In Judaism, what is more important — time or space?
In the early 1950s, Abraham Joshua Heschel realized that there are two main realms of holiness in Judaism: place (buildings and structures and land) and time (Shabbat and the festivals).
Heschel made it clear: he would choose time over place.
Judaism teaches us to be attached to holiness in time, to be attached to sacred events, to learn how to consecrate sanctuaries that emerge from the magnificent stream of a year. The Sabbaths are our great cathedrals; and our Holy of Holies is a shrine that neither the Romans nor the Germans were able to burn; a shrine that even apostasy cannot easily obliterate: the Day of Atonement.
And yet, over the past month, I have re-learned the lesson of the meaning of Jewish space.
There has been an unprecedented rise in the number of threats against Jewish institutions. Just several days ago, even the national headquarters of the ADL was threatened.
But, nothing feels worse than the desecration of the Jewish cemetery, Chesed Shel Emeth, in St. Louis, in which more than 170 gravestones were toppled.
This is hardly the first time.
- During pogroms in the nineteenth century, in the Russian Empire, Jew haters did not only attack Jewish homes and synagogues. They attacked Jewish cemeteries.
- On Kristallnacht, in 1938, Jew haters not only attacked Jewish homes, and synagogues, and businesses. They attacked Jewish cemeteries.
- Between 1948 and 1967, Jordan destroyed synagogues in the Old City of Jerusalem. On the Mount of Olives – the holiest Jewish cemetery in the world – Jordanians uprooted Jewish gravestones and allowed Pan Am to build the Intercontinental Hotel upon those graves. Which is why Pan Am has gone out of business. 🙂
- In 1990, in France, over the period of several days, more than 50 graves in two Jewish cemeteries in France were desecrated. In the cemetery at Carpentras, near Avignon in southern France, 34 tombs were badly damaged — and one body was exhumed and mutilated.
- In Vilna, the Lithuanian government had been planning on building a convention center on top of the old Jewish cemetery – the place where my family members are buried. An online petition gathered 38,000 signatures – and the government has put a stop to that project.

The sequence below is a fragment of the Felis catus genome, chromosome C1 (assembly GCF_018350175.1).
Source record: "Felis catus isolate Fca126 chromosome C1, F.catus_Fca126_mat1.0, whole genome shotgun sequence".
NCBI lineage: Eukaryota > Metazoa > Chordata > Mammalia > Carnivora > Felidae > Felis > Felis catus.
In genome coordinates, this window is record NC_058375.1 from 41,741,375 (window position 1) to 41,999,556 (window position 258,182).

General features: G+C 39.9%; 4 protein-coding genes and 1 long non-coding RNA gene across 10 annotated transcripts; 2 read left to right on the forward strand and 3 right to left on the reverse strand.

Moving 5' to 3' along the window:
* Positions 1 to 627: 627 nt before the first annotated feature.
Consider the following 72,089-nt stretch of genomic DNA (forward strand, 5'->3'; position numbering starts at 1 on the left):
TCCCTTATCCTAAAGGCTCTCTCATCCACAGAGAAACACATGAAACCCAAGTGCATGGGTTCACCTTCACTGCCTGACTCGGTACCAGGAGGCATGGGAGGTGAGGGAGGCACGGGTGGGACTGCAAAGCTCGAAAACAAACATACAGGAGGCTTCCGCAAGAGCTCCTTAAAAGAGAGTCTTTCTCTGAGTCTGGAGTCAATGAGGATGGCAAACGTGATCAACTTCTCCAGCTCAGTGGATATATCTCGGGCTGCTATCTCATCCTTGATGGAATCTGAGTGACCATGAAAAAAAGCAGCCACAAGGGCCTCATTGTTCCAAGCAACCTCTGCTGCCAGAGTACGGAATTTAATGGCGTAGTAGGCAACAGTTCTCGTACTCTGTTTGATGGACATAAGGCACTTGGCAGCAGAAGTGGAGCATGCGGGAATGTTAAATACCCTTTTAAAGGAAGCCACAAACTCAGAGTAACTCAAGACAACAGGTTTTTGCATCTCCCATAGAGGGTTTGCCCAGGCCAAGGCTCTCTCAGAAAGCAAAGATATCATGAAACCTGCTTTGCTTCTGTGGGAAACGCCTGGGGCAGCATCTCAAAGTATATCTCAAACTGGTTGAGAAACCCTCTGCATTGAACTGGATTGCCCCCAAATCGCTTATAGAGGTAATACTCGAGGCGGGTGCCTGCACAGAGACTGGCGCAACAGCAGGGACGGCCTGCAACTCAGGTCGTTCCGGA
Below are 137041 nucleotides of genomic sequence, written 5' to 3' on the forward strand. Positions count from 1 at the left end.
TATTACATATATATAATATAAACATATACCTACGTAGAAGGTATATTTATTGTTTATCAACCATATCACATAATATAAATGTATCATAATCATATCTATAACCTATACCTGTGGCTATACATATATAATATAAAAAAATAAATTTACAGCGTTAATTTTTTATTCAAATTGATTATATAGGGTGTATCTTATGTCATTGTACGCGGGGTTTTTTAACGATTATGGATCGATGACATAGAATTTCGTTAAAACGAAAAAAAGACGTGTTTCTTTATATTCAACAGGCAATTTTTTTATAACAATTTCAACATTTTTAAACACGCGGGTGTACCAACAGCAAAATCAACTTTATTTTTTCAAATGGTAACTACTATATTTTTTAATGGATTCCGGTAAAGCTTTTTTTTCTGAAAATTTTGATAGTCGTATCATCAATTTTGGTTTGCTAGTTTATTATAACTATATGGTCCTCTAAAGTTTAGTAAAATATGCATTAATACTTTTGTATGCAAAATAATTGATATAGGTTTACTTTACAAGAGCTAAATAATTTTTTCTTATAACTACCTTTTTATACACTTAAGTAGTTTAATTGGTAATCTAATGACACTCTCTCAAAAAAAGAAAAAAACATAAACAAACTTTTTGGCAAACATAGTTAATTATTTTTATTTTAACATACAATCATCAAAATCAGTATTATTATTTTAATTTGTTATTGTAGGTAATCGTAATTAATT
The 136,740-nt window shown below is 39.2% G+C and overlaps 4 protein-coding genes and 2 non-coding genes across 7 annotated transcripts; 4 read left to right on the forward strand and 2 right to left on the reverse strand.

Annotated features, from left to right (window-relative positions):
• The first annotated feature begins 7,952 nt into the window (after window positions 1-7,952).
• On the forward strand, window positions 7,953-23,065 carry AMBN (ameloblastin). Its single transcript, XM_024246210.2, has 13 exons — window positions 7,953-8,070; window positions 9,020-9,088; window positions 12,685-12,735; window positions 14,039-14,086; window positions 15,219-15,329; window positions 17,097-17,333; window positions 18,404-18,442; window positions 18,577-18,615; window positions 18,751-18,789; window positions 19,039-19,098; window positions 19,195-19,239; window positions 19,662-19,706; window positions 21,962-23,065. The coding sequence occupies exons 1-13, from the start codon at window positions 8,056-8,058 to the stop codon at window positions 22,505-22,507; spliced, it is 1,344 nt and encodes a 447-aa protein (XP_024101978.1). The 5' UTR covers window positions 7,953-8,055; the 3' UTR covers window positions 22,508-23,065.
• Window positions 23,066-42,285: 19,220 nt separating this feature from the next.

An attack on a Jewish cemetery is an attack on the Jewish people. It is an attack on Judaism. It is an attack on sacred memory. It is an attack on the bodies that are buried there.
It is a ghoulish attack on God.
Where, now, shall we find God in the events of the past few days – especially in the Jewish cemetery in St. Louis?
We find God in hakarat ha-tov – remembering the good that people do.
First, Vice President Mike Pence made a trip to St. Louis, and he personally helped in the cleanup of the cemetery.
Pence thanked residents for their efforts to restore the toppled headstones and said: “There is no place in America for hatred or acts of prejudice or violence or anti-Semitism.”
Perhaps this recent attack on Jewish memory will prove to be a reset button for this administration, and that if and when the need arises, responses will come more quickly, and they will come more vociferously.
Second, the American Muslim community.
In the wake of the attack on the cemetery in St. Louis, American Muslims started an online fundraiser, to raise money for repairs.
That campaign quickly surpassed its goals, and has now raised more than $100,000.
This, and this alone, might be responsible for the shifting of the narrative of Jews and Muslims in America.
Why did American Muslims help?
These are the words of Linda Sarsour, a Palestinian Muslim activist, who helped lead the clean up effort:
“This is what our faith teaches us to do.”
But, there is something more than that.
Linda Sarsour said that the Muslims have helped restore that Jewish cemetery because the Jews have been so supportive of the American Muslim community, in the face of right wing bigotry.
She has figured out what we all need to figure out — that, in America today, there is a confraternity of the hated — and that the Jews have been admitted into that grim club.
Now, it gets complicated.
Linda Sarsour has participated in anti-Israel activities.
Rabbi Sharon Brous writes:
In multi-faith and coalitional politics, we won’t agree on all issues all the time. Our nation is suffering from a soul crisis, rooted in a cynical politics that pits vulnerable populations against each other…It won’t always feel good to stand with folks who share some but not all of our priorities. But the only way to work effectively toward justice today is together…We just might find not only shared humanity but also shared purpose, even in people who hold perspectives that differ from our own.
I will walk with my moral allies as far as I can.
And, when I cannot walk with them, because I vociferously disagree with them, I will sit it out.
But, when those fragile moments are over, it should be possible for us to walk together again — to diminish the hatred that now threatens to smother this nation.
When Jews speak of the places where the dead reside, we do not speak of death. We call our cemeteries beit olam, a house of eternity, or a beit chayim, a place of life.
Perhaps out of this place of death, we might find new life: for our vision of America; of what it means to be Jewish; to reach out to others, and to be genuinely human.